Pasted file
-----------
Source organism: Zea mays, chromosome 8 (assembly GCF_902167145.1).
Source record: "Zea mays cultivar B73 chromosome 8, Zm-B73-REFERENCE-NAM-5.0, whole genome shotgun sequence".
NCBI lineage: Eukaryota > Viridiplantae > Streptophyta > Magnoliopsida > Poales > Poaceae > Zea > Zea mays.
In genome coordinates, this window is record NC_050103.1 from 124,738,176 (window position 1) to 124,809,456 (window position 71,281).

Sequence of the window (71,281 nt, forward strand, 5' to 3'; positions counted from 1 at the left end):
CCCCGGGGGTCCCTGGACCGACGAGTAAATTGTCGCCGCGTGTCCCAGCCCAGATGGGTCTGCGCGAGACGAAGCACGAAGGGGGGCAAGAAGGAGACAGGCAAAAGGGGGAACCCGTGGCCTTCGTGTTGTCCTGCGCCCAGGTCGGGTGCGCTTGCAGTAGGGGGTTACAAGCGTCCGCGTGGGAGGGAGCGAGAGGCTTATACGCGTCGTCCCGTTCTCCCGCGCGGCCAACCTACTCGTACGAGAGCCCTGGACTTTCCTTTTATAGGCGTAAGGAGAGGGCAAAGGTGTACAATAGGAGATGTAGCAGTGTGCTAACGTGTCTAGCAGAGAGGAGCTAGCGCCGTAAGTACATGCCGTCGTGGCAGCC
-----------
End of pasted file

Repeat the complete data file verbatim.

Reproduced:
Source organism: Zea mays, chromosome 8 (assembly GCF_902167145.1).
Source record: "Zea mays cultivar B73 chromosome 8, Zm-B73-REFERENCE-NAM-5.0, whole genome shotgun sequence".
NCBI lineage: Eukaryota > Viridiplantae > Streptophyta > Magnoliopsida > Poales > Poaceae > Zea > Zea mays.
In genome coordinates, this window is record NC_050103.1 from 124,738,176 (window position 1) to 124,809,456 (window position 71,281).

Sequence of the window (71,281 nt, forward strand, 5' to 3'; positions counted from 1 at the left end):
CCCCGGGGGTCCCTGGACCGACGAGTAAATTGTCGCCGCGTGTCCCAGCCCAGATGGGTCTGCGCGAGACGAAGCACGAAGGGGGGCAAGAAGGAGACAGGCAAAAGGGGGAACCCGTGGCCTTCGTGTTGTCCTGCGCCCAGGTCGGGTGCGCTTGCAGTAGGGGGTTACAAGCGTCCGCGTGGGAGGGAGCGAGAGGCTTATACGCGTCGTCCCGTTCTCCCGCGCGGCCAACCTACTCGTACGAGAGCCCTGGACTTTCCTTTTATAGGCGTAAGGAGAGGGCAAAGGTGTACAATAGGAGATGTAGCAGTGTGCTAACGTGTCTAGCAGAGAGGAGCTAGCGCCGTAAGTACATGCCGTCGTGGCAGCC